Premiere at Pacific Theatre June 2011*
The Verona Project is an unflinching, streamlined adaptation of The Tragedy of Romeo and Juliet by William Shakespeare. Set in the present day, the story of Romeo and Juliet is played out with an eye towards the joys, pains and mistakes of youth.
Adapted by the director, Evan Frayne and the ensemble, The Verona Project looks to explore the story of the young lovers through their relationships with family and friends; the community of Verona.
Adapted and Directed by Evan Frayne- Set and Lighting Design by Lauchlin Johnston- Original Score: Mishelle Cuttler- Stage Managed by Anthony Liam Kearns- Props by Phil Miguel- Performed by Aslam Husain, Susan Coodin, Scott Button, Alison Chisholm, Chris Cook, Rhys Finnick, Mack Gordon, Phil Miguel, Maryanne Renzetti, Kaitlin Williams & Troy Anthony Young.
*a Stone's Throw Presentation
"There are two lovely performances at the centre of this modern-dress mounting: Aslam Husain and Susan Coodin are winningly fresh as the titular couple. Both discover what they need to say, as opposed to reciting lines, which is no small feat. When Husain’s Romeo tells Juliet that he hopes for “The exchange of thy love’s faithful vow for mine”, his delivery is loaded with the same combustible combination of hesitation and yearning that ignites their first kiss. Coodin nails both Juliet’s innocence and her intelligence." | Colin Thomas, The Georgia Straight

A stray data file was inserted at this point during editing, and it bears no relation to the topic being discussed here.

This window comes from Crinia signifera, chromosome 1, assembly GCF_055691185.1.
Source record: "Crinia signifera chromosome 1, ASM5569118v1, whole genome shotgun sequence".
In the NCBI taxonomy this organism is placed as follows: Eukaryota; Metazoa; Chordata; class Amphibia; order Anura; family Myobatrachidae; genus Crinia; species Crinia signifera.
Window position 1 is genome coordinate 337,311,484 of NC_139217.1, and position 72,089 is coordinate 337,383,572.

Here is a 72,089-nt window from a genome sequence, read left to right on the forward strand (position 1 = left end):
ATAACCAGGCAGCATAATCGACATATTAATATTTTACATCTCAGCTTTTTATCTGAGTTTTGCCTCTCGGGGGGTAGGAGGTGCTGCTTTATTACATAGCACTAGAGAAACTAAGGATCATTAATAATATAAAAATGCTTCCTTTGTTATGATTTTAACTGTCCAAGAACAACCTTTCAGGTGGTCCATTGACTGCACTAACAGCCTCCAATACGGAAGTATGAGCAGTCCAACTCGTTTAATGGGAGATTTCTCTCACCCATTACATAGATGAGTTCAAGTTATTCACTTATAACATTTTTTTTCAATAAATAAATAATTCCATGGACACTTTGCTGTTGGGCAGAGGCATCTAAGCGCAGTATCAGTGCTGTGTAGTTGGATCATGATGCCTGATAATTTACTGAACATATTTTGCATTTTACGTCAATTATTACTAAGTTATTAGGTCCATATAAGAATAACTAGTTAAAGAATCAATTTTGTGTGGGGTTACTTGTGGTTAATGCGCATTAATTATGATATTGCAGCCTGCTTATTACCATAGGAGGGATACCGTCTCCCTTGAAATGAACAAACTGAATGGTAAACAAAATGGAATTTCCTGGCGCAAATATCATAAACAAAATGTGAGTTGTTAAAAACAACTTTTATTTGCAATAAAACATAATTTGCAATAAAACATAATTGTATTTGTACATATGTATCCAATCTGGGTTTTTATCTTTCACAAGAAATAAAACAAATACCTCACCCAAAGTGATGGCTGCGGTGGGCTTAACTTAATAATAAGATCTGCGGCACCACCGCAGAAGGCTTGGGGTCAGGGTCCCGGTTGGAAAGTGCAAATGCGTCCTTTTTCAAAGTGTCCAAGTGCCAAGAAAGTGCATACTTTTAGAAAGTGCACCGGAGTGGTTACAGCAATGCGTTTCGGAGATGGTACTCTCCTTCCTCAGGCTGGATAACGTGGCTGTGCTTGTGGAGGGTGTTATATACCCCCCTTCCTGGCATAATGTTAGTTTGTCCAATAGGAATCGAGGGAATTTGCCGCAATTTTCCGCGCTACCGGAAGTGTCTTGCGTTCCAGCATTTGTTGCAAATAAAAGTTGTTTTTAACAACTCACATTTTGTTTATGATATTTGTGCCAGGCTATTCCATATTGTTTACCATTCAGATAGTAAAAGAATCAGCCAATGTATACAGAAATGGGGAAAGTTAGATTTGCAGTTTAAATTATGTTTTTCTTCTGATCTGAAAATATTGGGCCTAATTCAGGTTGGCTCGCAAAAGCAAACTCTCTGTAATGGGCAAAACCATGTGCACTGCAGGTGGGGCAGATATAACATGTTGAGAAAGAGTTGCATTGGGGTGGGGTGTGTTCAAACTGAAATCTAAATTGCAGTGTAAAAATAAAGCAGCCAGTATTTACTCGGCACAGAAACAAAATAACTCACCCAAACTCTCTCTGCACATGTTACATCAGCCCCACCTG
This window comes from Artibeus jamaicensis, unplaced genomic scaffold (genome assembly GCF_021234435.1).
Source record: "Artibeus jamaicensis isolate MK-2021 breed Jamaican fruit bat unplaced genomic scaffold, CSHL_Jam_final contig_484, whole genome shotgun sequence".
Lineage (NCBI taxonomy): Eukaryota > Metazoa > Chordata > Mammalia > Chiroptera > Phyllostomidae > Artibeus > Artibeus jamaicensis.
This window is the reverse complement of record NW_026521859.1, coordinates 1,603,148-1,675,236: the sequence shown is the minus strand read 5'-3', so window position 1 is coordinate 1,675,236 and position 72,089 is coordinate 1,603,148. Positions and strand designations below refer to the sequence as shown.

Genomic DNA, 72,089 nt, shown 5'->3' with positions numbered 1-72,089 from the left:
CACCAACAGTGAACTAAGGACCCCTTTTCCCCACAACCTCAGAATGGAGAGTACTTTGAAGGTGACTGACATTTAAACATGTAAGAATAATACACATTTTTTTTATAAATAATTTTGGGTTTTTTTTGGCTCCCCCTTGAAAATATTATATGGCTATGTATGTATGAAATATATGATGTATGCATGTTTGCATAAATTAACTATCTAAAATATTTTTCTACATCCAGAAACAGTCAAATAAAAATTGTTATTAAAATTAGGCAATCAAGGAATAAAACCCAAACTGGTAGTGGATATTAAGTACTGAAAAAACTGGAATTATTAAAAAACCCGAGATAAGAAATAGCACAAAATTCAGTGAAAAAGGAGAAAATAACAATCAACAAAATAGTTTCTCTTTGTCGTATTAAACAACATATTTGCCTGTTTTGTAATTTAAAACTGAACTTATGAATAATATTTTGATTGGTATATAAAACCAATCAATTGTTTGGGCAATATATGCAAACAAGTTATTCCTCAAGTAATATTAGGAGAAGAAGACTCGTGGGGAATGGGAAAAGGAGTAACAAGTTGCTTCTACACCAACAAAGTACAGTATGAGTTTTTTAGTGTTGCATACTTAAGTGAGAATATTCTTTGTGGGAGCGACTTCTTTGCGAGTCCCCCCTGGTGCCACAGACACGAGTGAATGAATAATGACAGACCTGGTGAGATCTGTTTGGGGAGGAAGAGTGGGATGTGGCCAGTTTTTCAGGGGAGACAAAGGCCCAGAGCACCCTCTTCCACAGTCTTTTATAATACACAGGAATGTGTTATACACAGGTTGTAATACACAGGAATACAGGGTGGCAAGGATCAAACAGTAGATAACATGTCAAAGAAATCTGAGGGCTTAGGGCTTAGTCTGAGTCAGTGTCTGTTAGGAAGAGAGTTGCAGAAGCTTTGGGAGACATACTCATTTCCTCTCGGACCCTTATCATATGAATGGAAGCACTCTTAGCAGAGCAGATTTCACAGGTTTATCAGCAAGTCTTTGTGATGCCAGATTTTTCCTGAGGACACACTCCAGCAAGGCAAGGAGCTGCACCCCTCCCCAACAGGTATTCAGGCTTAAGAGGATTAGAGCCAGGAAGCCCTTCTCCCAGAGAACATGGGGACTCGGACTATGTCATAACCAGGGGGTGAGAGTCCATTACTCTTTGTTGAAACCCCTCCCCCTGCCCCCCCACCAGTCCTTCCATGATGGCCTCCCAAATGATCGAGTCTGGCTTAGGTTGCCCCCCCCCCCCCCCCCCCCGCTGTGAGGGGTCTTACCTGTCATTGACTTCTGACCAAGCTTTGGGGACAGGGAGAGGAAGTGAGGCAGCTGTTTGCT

"Susan Coodin is perfectly conflicted in her familial grief and the thought of never seeing Romeo again. It is then Aslam Husain’s turn, giving us a Romeo so devastated by the thought of being permanently separated from Juliet (‘tis torture, and not mercy: heaven is here, Where Juliet lives), I’m pretty sure I wasn’t the only one in the theatre reaching for a tissue. Coodin and Aslam are easily believable and connected as the “pair of star-cross'd lovers”." | Mark Robins, Gayvancouver.net
"Apprentice Evan Frayne in his directorial debut, provides a steady hand to a youthful and talented cast. Frayne never allows the pace to lag, cleverly using Shakespeare's time-honoured technique of switching between comedy and tragedy to elevate the tension." | John Jane, Review Vancouver
Susan Coodin. Photo by Ron Reed